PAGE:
People Show Up for Polar Bear Week, But the Ice Hasn’t Yet

Ice is forming later than it used to in Canada’s Hudson Bay

By Ariel Gans

November 8, 2017


Photo by AndreAnita/iStock

The wait is over—at least for some of us. Polar Bear Week has arrived, but the polar bears of Canada’s Hudson Bay are still stuck on land. 

Each fall, thousands of polar bears migrate to the bay to wait for sea ice to form, making up the largest concentration of these animals in the world. Polar Bear Week was created by Polar Bears International to celebrate this annual migration and draw attention to the fact that sea ice has appeared later and later in the season in recent years. It’s also an opportunity to educate people about climate change and inspire them to work to reduce greenhouse gas emissions.

According to chief scientist Steve Amstrup at Polar Bears International, there’s hardly any ice in the Hudson Bay as of yet. “The bears are still waiting on shore for that ice to freeze,” Amstrup says. “They can only catch their food—which is mainly two species of seals—from the ice.”

Amstrup has researched polar bears for 30 years and is currently in Manitoba. He estimates that the bears there haven’t eaten in 150 days. “A lot of people don’t understand that polar bears depend on the sea ice for food,” he says. “When they are stuck on land, they are essentially food-deprived. Nursing cubs start to be impacted after 110 days of sea ice absence, so at 150 days we’re seeing poor survival of cubs.”

The good news is that so far, this year’s temperatures are cooler than last year’s. “This time last year we hadn’t seen anything close to 0°F,” Amstrup recalls. “We’re hoping that it means the bears are going to be able to get out on the ice sooner than they did last year.” But he emphasizes that we shouldn’t get too excited about seasonal variations when the Arctic is warming faster than anywhere else.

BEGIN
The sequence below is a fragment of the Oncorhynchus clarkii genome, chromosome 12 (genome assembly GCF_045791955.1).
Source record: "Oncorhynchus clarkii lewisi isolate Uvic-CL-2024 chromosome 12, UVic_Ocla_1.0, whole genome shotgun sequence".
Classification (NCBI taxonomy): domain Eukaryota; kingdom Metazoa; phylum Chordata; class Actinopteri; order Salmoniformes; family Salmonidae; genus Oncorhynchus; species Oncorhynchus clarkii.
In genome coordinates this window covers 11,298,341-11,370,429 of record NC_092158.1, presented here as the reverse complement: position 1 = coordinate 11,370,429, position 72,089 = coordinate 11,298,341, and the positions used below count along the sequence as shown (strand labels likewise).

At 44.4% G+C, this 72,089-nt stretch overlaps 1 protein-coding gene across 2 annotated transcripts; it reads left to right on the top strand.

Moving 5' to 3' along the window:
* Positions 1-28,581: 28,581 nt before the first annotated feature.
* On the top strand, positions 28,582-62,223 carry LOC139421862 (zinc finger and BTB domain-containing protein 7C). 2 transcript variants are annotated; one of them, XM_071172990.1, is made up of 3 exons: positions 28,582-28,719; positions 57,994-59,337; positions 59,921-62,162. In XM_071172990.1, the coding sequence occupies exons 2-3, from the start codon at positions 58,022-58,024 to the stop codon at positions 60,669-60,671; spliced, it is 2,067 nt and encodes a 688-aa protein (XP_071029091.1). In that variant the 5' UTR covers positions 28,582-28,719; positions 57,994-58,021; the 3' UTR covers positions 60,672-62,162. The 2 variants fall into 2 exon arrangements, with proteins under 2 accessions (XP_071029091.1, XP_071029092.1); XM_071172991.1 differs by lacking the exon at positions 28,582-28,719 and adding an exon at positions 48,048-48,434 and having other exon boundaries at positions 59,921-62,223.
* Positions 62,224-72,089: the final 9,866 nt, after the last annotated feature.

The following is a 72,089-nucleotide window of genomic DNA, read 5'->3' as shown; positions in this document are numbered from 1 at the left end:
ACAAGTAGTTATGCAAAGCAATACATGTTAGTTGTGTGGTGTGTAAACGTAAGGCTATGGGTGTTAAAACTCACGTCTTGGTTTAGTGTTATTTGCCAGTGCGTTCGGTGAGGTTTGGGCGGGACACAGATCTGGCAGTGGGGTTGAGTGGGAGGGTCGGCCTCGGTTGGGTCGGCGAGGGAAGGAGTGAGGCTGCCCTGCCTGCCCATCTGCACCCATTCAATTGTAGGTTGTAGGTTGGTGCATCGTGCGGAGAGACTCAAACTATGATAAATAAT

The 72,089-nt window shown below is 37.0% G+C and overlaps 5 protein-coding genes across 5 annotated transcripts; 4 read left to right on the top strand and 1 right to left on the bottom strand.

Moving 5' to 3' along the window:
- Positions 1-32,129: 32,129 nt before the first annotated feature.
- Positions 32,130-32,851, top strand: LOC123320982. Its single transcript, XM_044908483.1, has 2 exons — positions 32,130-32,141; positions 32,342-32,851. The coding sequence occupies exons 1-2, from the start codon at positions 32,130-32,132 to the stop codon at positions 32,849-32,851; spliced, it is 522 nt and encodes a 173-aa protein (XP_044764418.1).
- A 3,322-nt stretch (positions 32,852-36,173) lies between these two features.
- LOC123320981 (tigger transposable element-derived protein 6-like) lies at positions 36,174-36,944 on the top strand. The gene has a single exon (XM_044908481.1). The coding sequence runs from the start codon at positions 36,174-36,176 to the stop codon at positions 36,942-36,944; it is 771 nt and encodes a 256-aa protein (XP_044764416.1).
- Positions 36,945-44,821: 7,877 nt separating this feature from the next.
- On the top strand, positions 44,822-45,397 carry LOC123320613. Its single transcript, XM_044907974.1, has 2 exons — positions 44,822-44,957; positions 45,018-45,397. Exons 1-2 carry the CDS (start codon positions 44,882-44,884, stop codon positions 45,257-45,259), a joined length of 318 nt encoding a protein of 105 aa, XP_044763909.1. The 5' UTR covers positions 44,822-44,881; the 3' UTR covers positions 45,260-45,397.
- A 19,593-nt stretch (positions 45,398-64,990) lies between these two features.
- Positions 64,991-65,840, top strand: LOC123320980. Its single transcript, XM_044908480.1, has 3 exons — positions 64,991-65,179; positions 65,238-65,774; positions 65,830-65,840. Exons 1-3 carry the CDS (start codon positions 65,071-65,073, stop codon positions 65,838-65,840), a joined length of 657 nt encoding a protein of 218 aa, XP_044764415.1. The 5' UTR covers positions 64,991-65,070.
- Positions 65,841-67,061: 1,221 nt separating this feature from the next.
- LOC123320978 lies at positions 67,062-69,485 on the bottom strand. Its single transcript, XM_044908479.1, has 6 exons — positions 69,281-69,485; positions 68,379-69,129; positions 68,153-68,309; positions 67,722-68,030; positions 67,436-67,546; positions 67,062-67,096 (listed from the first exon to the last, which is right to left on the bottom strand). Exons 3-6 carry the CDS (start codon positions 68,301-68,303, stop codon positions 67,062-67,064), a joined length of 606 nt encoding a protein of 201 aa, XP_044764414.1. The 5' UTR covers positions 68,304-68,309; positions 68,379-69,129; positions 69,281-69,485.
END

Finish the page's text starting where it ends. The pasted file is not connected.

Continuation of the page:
Polar Bear International partners with to operate a number of webcams through which bear lovers worldwide can watch the sleepy polar bears wait for ice. They broadcast live from 6:30 A.M. to 1:30 P.M. PST through the end of November.

According to Amstrup, the only way to save polar bears is to stop global temperature rise. “What people need to do is talk to their elected representatives,” Amstrup says. “The average person can write to their senator or U.S. representative, and they can vote. On top of that, they can do individual things like turn their thermostat down in the wintertime and up in the summertime, carpool, take public transit, drive less, ride bikes more, walk more. But those are low hanging fruits in this battle; they won’t by themselves save polar bears.” 

Amstrup predicts that at this rate, about two-thirds of the world’s polar bears will be gone by the middle of this century, and the rest by the end of it. “Polar bears are an early indicator of what’s coming to all of us if we don’t change our ways,” Amstrup says. “If we allow ourselves to lose polar bears, we’re going to lose much of the rest of life on Earth, and it ultimately will directly impact us.”